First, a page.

Unfortunately, the story fell short on the execution of that idea. The mechanics of it didn’t work for me as I felt that the plot wandered a lot and elements were just added “for the hell of it” without true purpose to the story or the characters; the Point of View changes were jarring and I thought unnecessary–since going a long while with one character’s PoV and then adding random others later is something that I generally don’t like; and then this book also suffered from Pointless Female Character Syndrome, where female characters were seemingly just added to have female characters but without giving them strength, depth, or reason.

I wish I could have liked this story better, but unfortunately, it just wasn’t for me. 2.5 Fireballs.

2.5 Fireballs

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Review: “Wednesdaymeter” by Dean Carnby

“Wednesdaymeter” by Dean Carnby

Available from: Amazon or Barnes & Noble
Released on: 29 April 2014
I received this book free in exchange for an honest review.

Description: An eggplant wails, a ladder breaks, and the guise of civility shatters.

A professor of festival studies, a potato hunter, a deadly career counselor, and a part-time terrorist are struggling to retain their sanity in a magically mundane city. Their carefully laid plans fall apart when they meet Mr. Pearson, an everyman who suspects a conspiracy of evil polygons behind his company’s absurd practices.

Theirs is a world in which people use raw produce and wasted time to alter reality. If it were not for the stringent safety standards on fruits and vegetables, the citizens would live in misery. Most live a life of willful ignorance instead, desperate to avoid facing the threats surrounding them. Festival season is about to begin, but the colorful banners cannot hide the tragic past any longer.

Review: As I write this review, it’s been about a week since I read the story and I’m still not entirely sure what I just read…

This was a very strange book. Using raw vegetables to do things like run faster or change appearance, which you can fold like paper and uses wasted time to function… People like polygons… And yet, I commend the author’s imagination and creativity, and as bizarre as it was, it was a generally well-constructed story that I did over-all enjoy.

After the Curiosity Factor wore off, the story did begin to drag a little through the middle. The characters felt somewhat two-dimensional at times as well, but part of it–given the scenario and backgrounds–made sense and may have been intentional, although it did make it a little hard to fully “hook into” the character we were reading about.

The conformity versus non-conformity theme is, however, one I greatly appreciate, so I liked that about it and I did ultimately like the strangeness of it. It had the feeling of allegory although I’m not entirely sure what exactly it’s allegorical to.

So…I liked it, although I can’t say I really liked it. 3.5 Fireballs.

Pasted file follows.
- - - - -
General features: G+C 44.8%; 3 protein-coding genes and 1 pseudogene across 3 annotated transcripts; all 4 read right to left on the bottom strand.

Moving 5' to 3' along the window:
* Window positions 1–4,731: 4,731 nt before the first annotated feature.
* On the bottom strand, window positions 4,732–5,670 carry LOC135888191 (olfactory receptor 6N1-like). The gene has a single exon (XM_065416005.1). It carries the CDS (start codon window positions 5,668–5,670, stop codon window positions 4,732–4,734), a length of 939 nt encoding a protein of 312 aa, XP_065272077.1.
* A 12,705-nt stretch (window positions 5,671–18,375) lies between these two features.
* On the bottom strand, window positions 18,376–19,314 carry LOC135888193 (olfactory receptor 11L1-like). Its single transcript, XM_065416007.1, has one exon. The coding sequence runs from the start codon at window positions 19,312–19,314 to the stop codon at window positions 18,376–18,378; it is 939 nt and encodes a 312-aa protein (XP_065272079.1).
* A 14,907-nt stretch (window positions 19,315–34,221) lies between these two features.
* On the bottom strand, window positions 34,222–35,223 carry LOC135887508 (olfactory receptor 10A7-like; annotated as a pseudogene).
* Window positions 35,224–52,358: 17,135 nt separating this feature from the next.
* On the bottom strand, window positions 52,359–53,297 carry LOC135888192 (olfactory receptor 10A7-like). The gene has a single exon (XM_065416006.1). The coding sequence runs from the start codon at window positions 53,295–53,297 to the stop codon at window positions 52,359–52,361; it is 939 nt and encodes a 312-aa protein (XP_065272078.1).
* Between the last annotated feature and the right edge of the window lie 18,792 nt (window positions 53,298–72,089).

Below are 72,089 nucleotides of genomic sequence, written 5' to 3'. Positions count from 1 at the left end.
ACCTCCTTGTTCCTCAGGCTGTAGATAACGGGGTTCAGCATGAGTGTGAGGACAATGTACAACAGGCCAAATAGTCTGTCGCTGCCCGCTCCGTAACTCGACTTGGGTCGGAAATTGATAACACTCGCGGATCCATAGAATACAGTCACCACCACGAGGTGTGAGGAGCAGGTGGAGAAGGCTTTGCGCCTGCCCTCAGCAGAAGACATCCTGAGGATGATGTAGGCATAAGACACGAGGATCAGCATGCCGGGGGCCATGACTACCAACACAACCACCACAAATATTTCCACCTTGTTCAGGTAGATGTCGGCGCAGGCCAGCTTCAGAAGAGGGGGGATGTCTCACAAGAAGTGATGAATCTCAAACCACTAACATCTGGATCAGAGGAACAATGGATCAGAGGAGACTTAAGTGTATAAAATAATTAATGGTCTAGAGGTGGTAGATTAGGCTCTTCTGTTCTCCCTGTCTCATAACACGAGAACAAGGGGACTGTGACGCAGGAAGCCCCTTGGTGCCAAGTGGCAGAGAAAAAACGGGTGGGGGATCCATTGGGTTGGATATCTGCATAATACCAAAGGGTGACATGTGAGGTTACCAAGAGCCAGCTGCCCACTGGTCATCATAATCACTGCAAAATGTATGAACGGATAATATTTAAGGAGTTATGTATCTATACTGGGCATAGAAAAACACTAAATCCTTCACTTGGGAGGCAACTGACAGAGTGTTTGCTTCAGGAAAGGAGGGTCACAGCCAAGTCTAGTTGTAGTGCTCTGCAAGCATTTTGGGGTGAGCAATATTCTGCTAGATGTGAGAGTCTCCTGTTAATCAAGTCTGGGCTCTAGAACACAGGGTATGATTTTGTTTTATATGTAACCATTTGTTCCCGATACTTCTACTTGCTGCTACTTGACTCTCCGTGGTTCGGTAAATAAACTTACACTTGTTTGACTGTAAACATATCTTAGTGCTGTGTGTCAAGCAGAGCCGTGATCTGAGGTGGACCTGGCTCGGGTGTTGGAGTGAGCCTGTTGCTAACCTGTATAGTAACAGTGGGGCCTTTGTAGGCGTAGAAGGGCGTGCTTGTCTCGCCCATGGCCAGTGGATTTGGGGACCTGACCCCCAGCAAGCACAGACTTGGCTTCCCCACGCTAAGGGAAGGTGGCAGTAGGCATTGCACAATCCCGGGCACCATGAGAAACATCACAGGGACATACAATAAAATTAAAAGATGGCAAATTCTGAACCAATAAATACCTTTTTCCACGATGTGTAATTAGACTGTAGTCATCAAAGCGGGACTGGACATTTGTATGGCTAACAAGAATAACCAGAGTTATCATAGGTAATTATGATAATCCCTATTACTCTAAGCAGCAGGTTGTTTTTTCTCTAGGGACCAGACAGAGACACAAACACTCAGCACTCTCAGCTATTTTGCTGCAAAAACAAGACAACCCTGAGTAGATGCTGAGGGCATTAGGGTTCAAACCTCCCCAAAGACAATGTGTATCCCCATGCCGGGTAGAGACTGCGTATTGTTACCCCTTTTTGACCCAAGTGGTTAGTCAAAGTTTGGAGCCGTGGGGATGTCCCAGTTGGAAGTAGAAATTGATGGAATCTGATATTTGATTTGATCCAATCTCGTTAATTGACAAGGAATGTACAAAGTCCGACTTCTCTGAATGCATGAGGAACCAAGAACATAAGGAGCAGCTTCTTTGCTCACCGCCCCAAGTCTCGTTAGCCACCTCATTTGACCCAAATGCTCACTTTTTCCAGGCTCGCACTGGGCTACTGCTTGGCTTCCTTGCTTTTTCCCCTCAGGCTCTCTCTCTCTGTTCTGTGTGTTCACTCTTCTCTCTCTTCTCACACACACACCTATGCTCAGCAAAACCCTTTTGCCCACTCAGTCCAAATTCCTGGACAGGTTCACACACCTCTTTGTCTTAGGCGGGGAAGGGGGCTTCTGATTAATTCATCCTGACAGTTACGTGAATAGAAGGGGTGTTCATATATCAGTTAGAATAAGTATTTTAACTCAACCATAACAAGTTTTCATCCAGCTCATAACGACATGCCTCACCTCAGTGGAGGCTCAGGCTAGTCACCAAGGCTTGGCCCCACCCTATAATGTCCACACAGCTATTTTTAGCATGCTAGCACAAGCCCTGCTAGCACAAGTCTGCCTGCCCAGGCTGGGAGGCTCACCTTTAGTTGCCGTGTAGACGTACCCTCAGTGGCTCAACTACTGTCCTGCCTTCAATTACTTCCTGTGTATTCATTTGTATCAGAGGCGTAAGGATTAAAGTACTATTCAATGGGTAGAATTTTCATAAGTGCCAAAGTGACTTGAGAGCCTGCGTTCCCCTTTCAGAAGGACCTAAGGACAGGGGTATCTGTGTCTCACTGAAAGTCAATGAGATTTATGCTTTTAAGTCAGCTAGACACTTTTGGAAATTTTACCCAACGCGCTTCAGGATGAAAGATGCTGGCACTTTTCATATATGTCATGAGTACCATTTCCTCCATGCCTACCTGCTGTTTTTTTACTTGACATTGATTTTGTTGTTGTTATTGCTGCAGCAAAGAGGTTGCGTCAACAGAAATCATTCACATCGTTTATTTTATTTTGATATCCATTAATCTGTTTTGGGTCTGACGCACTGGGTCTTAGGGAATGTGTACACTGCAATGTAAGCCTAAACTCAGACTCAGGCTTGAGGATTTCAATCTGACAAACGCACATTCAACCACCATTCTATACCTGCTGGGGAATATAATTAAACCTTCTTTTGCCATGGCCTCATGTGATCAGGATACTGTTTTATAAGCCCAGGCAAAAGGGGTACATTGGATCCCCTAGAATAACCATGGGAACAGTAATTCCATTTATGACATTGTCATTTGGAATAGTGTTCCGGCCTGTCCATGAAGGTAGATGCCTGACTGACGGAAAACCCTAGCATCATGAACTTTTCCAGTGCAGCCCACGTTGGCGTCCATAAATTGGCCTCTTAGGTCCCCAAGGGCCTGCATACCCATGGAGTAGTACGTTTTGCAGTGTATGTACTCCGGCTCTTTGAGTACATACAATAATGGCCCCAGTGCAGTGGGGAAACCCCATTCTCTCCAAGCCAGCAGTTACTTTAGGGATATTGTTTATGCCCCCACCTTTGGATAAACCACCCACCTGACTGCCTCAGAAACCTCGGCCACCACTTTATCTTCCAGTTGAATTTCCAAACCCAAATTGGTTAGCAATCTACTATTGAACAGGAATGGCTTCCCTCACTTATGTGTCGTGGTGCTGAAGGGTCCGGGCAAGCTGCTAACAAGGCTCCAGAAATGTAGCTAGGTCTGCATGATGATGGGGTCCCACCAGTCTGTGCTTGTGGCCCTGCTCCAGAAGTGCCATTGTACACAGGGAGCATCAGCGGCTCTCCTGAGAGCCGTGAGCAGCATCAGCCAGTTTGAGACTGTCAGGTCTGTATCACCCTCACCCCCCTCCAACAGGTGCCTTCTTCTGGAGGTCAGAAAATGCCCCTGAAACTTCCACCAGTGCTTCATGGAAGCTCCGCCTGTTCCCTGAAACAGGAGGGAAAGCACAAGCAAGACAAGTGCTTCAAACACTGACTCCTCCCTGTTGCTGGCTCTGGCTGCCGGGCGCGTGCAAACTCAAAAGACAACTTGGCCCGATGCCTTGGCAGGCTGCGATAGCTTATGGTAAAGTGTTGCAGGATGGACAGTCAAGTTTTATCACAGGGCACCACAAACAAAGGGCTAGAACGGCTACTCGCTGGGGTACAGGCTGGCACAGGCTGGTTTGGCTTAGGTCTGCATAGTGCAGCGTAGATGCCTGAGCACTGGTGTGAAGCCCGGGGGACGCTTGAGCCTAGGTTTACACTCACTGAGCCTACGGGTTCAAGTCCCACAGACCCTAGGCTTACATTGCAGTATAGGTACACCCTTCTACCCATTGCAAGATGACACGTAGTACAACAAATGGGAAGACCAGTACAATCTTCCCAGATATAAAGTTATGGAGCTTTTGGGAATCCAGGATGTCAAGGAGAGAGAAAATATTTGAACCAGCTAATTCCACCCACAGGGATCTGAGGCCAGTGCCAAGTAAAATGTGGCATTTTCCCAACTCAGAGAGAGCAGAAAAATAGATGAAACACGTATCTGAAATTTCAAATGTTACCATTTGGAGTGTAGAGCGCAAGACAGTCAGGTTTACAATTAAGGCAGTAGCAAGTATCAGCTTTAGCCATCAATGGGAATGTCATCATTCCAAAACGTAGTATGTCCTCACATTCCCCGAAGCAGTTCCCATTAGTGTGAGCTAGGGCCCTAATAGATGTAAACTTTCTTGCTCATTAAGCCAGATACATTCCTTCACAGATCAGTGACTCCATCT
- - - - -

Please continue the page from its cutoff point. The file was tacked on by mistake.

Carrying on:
3.5 Fireballs

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Review: “Agnes Canon’s War” by Deborah Lincoln

“Agnes Canon’s War” by Deborah Lincoln

Available from: Amazon, Barnes & Noble or Powell’s
Released on: 1 October 2014
I received this book free in exchange for an honest review, as part of this book’s blog tour.

Description: “I saw a woman hanged on my way to the Pittsburgh docks…

Agnes Canon is tired of being a spectator in life, an invisible daughter among seven sisters, meat for the marriage market. The rivers of her Pennsylvania countryside flow west, and she yearns to flow with them, explore new lands, know the independence that is the usual sphere of men.

This is a story of a woman’s search for freedom, both social and intellectual, and her quest to understand what freedom means. She learns that freedom can be the scent and sound of unsettled prairies, the glimpse of a cougar, the call of a hawk. The struggle for freedom can test the chains of power, poverty, gender, or the legalized horror of slavery. And to her surprise, she discovers it can be found within a marriage, a relationship between a man and a woman who are equals in everything that matters.

It’s also the story of Jabez Robinson, a man who has traveled across the continent and seen the beauty of the country and the ghastliness of war, as he watches his nation barrel toward disaster. Faced with deep-seated social institutions and hard-headed intransigence, he finds himself helpless to intervene. Jabez’s story is an indictment of war in any century or country, and an admission that common sense and reasoned negotiation continue to fail us.

As Agnes and Jabez struggle to keep their community and their lives from crumbling about them, they must face the stark reality that whether it’s the freedom of an African from servitude, of the South from the North, or of a woman from the demands of social convention, the cost is measured in chaos and blood.

This eloquent work of historical fiction chronicles the building of a marriage against the background of a civilization growing – and dying – in the prelude to civil war.

Review: This book reminded me a lot of ‘Centennial,’ and I’m a little embarrassed to admit that I mean the mini-series from the ‘70s rather than the book. I have yet to manage a sojourn through Michener’s epic (and epically sized) work. But my mother loved the mini-series, so I watched it a lot when I was younger and I still enjoy it. Anyways, what I mean by that is that this felt like a story as much about its setting as the “main” characters; perhaps more about the setting.